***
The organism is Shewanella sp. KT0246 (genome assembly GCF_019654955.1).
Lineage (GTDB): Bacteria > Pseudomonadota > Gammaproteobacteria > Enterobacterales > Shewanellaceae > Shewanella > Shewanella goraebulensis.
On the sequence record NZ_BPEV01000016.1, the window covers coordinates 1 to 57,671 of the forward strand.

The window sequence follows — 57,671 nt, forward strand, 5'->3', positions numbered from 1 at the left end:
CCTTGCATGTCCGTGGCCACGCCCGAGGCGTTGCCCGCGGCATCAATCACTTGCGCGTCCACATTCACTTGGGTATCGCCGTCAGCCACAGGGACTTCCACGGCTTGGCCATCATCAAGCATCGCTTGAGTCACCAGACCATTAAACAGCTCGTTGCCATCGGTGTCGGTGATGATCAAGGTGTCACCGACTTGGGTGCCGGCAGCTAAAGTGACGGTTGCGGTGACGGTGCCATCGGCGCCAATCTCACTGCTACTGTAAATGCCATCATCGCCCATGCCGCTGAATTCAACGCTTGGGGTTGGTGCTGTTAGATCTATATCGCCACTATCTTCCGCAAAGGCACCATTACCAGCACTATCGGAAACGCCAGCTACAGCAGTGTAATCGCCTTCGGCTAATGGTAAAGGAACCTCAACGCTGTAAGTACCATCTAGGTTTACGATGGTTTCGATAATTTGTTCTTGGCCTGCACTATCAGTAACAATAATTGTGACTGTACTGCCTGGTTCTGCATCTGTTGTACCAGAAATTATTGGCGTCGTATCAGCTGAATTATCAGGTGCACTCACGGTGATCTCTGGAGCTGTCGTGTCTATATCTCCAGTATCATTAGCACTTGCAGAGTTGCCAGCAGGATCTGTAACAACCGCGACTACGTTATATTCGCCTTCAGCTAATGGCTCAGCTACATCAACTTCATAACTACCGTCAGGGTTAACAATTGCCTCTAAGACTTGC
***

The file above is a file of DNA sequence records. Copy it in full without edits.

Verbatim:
The organism is Shewanella sp. KT0246 (genome assembly GCF_019654955.1).
Lineage (GTDB): Bacteria > Pseudomonadota > Gammaproteobacteria > Enterobacterales > Shewanellaceae > Shewanella > Shewanella goraebulensis.
On the sequence record NZ_BPEV01000016.1, the window covers coordinates 1 to 57,671 of the forward strand.

The window sequence follows — 57,671 nt, forward strand, 5'->3', positions numbered from 1 at the left end:
CCTTGCATGTCCGTGGCCACGCCCGAGGCGTTGCCCGCGGCATCAATCACTTGCGCGTCCACATTCACTTGGGTATCGCCGTCAGCCACAGGGACTTCCACGGCTTGGCCATCATCAAGCATCGCTTGAGTCACCAGACCATTAAACAGCTCGTTGCCATCGGTGTCGGTGATGATCAAGGTGTCACCGACTTGGGTGCCGGCAGCTAAAGTGACGGTTGCGGTGACGGTGCCATCGGCGCCAATCTCACTGCTACTGTAAATGCCATCATCGCCCATGCCGCTGAATTCAACGCTTGGGGTTGGTGCTGTTAGATCTATATCGCCACTATCTTCCGCAAAGGCACCATTACCAGCACTATCGGAAACGCCAGCTACAGCAGTGTAATCGCCTTCGGCTAATGGTAAAGGAACCTCAACGCTGTAAGTACCATCTAGGTTTACGATGGTTTCGATAATTTGTTCTTGGCCTGCACTATCAGTAACAATAATTGTGACTGTACTGCCTGGTTCTGCATCTGTTGTACCAGAAATTATTGGCGTCGTATCAGCTGAATTATCAGGTGCACTCACGGTGATCTCTGGAGCTGTCGTGTCTATATCTCCAGTATCATTAGCACTTGCAGAGTTGCCAGCAGGATCTGTAACAACCGCGACTACGTTATATTCGCCTTCAGCTAATGGCTCAGCTACATCAACTTCATAACTACCGTCAGGGTTAACAATTGCCTCTAAGACTTGC